Through A Child’s Eye
Colleen Shields Griffin | Ford Spencer
With six brothers and sisters, I still found ways to be alone. At seven, I studied picture dictionaries and daydreamed in gardens. I played with siblings. Yet, it was the adults that fascinated me. I watched them constantly. When backs turned, I peeked at soap operas, gulped cold coffee and blew at cigarettes embers turning to ash caterpillars in the tray.
One afternoon, I strolled my doll along Main Street. I blanketed her, popped a bottle in the baby’s mouth and bumped along the sidewalk littered with crushed chestnuts. Purple and yellow crocuses poked through warm dirt. Today, I didn’t need a sweater. Instead, I wore a knit orange and red striped jersey. It held the toilet paper more firmly in place. Drivers craned their necks for second looks. The wide sway of childish hips created a band of toots and honks. I smiled to myself, feigning deafness, ignoring the pointing and laughter. I chattered to my doll.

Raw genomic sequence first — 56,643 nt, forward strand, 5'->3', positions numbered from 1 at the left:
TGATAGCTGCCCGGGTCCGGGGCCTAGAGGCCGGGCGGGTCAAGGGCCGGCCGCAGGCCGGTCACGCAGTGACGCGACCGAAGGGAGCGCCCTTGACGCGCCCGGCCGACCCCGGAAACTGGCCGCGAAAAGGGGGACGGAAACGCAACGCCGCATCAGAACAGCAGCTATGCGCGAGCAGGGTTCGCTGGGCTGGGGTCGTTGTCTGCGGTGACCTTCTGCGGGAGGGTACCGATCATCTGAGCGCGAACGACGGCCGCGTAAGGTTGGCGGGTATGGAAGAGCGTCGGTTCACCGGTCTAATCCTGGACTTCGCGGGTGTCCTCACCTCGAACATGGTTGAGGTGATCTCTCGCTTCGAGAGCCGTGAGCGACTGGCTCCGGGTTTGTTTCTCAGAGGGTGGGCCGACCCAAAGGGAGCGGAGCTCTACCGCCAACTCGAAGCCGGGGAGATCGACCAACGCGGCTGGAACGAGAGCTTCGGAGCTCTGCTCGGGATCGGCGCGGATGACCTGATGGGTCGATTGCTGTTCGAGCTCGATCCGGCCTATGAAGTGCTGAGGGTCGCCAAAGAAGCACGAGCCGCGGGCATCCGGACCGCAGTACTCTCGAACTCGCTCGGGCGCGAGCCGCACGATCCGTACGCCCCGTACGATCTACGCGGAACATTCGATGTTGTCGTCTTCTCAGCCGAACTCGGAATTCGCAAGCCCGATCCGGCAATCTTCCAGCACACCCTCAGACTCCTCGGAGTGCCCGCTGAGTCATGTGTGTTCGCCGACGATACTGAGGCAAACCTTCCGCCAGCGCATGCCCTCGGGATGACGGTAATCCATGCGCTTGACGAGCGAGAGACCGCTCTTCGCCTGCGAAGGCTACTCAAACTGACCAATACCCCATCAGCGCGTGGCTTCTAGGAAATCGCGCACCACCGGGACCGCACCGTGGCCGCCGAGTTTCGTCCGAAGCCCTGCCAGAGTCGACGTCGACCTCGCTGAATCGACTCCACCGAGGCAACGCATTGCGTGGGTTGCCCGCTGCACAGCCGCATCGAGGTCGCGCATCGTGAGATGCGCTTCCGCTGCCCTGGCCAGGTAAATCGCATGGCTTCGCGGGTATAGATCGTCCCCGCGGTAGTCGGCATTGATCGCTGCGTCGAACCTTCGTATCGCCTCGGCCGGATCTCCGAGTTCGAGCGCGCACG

When I turned the corner, I knew I was caught. Surrounded by excited children, my mother beckoned me up the driveway. My wiggle disappeared as I slowed the carriage. The chant of siblings shouting, “Spank her, spank her,” rang in my ears.